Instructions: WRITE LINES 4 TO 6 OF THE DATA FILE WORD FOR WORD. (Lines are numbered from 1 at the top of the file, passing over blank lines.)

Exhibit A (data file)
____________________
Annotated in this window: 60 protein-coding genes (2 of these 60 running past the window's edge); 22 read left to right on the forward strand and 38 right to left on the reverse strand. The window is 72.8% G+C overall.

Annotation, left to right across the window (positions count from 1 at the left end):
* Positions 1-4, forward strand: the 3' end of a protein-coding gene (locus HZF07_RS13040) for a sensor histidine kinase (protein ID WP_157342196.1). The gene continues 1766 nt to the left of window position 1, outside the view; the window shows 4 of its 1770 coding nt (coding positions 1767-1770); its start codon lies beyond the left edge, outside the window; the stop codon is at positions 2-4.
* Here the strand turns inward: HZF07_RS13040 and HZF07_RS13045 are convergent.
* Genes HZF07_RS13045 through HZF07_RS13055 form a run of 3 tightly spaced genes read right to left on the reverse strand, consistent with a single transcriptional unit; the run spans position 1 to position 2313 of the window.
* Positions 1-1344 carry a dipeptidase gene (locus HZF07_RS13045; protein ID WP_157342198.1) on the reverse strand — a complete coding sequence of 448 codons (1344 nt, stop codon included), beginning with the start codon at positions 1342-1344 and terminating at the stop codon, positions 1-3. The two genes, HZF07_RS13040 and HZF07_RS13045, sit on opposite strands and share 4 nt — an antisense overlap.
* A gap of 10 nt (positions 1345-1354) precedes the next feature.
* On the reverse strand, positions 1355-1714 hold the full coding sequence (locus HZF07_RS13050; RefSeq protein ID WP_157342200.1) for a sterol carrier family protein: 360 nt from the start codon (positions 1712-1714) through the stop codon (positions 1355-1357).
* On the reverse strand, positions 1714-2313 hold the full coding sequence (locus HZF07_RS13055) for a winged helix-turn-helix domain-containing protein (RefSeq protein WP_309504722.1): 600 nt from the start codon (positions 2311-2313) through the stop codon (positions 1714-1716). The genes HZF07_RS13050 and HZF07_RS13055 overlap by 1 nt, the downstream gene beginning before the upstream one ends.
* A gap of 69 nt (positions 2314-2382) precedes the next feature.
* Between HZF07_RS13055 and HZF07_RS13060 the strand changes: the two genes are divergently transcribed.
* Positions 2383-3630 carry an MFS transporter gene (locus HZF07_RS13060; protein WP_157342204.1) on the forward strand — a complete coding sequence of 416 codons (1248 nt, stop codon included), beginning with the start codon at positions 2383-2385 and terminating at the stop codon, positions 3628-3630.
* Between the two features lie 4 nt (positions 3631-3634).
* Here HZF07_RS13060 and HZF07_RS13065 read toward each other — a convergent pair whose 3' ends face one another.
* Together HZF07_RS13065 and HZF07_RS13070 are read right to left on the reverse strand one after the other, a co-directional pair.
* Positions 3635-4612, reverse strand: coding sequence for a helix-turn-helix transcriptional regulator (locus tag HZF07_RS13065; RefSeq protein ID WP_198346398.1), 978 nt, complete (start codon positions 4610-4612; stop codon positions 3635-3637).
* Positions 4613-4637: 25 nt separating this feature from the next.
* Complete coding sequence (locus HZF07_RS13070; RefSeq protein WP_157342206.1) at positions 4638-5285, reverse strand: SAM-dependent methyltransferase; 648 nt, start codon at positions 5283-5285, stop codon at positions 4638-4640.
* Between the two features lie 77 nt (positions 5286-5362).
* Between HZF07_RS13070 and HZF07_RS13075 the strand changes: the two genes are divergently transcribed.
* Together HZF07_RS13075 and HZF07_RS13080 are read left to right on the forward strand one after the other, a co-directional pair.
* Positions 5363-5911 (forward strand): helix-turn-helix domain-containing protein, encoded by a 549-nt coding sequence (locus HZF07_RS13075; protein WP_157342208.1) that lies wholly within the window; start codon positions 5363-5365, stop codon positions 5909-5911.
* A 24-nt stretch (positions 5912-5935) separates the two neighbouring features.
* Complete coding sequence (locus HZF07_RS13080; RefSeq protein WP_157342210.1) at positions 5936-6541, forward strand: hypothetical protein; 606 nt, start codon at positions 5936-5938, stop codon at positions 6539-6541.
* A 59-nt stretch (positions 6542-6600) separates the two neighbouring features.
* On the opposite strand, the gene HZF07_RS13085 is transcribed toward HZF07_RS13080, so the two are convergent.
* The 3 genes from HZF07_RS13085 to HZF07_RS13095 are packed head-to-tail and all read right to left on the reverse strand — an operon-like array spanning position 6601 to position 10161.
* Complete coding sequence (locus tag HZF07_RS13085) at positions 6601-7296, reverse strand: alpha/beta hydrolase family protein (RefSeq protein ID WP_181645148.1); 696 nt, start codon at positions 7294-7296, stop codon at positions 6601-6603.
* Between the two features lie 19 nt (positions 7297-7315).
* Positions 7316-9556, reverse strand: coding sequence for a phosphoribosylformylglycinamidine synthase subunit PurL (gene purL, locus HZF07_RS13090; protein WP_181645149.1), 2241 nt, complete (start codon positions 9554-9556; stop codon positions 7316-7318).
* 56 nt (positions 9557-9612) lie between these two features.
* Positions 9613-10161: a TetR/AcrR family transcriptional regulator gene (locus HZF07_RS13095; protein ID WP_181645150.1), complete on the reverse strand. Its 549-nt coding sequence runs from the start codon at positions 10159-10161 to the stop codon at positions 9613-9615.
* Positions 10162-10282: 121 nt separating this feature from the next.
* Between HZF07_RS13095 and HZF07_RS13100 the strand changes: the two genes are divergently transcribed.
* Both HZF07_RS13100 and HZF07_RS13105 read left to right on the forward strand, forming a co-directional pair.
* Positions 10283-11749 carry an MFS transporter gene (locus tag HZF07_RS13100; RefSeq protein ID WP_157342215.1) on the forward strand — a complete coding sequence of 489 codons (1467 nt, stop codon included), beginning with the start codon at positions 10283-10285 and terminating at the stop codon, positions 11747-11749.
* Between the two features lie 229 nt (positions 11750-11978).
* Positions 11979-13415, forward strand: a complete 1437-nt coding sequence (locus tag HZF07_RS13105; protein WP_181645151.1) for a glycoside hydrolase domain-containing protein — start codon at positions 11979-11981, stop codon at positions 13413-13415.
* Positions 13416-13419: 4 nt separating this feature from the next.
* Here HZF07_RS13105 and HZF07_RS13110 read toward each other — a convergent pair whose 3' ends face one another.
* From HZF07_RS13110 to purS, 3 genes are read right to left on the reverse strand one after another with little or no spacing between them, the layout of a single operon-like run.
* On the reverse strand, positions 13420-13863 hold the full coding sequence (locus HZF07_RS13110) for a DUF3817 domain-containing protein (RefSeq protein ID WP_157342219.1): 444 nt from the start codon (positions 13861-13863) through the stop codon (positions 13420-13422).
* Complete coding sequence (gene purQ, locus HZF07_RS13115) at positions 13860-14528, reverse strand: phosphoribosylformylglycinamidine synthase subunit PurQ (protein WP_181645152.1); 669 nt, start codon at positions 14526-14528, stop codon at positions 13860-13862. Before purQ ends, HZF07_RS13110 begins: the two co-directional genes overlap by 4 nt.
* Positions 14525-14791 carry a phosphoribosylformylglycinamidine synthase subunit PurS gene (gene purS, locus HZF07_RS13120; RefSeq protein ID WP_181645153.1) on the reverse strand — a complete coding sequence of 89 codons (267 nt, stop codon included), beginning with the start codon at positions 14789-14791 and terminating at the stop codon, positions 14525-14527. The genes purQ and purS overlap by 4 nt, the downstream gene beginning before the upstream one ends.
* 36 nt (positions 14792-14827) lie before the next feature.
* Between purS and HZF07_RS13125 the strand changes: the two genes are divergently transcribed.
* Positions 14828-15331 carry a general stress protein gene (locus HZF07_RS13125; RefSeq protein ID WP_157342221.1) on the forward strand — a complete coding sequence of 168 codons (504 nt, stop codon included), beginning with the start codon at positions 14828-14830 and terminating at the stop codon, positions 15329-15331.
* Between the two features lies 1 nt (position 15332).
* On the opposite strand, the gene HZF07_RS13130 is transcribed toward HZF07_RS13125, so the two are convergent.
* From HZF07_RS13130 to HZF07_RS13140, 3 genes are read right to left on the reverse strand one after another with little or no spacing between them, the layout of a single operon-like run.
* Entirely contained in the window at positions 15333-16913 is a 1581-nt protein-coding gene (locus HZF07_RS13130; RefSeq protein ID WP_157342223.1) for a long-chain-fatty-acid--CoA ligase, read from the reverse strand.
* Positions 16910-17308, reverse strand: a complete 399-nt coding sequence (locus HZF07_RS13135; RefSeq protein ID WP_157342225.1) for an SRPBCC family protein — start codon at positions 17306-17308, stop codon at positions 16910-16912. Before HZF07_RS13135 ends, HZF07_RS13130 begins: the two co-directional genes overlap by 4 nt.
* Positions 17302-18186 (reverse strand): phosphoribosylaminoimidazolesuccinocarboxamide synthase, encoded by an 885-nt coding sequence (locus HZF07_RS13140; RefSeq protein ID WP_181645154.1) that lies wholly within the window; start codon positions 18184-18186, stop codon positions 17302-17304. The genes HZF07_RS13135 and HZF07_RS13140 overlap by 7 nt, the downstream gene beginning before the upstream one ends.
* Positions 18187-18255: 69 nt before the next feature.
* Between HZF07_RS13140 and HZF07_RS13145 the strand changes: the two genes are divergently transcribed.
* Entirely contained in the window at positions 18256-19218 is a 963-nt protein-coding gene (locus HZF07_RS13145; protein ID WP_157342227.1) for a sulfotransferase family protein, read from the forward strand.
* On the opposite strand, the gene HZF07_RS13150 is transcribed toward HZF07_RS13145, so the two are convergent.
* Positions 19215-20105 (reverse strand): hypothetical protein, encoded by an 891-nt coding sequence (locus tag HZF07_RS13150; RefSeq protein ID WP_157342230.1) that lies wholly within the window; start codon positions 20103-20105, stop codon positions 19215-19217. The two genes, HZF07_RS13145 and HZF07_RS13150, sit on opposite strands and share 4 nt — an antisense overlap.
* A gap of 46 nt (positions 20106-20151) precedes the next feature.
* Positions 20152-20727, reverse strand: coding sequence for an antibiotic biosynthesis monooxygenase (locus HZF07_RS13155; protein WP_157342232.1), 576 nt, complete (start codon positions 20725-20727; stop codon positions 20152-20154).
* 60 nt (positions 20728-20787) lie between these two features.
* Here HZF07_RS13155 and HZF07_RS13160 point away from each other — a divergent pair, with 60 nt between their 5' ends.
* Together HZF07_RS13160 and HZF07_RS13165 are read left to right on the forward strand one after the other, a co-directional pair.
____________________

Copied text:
* Here the strand turns inward: HZF07_RS13040 and HZF07_RS13045 are convergent.
* Genes HZF07_RS13045 through HZF07_RS13055 form a run of 3 tightly spaced genes read right to left on the reverse strand, consistent with a single transcriptional unit; the run spans position 1 to position 2313 of the window.
* Positions 1-1344 carry a dipeptidase gene (locus HZF07_RS13045; protein ID WP_157342198.1) on the reverse strand — a complete coding sequence of 448 codons (1344 nt, stop codon included), beginning with the start codon at positions 1342-1344 and terminating at the stop codon, positions 1-3. The two genes, HZF07_RS13040 and HZF07_RS13045, sit on opposite strands and share 4 nt — an antisense overlap.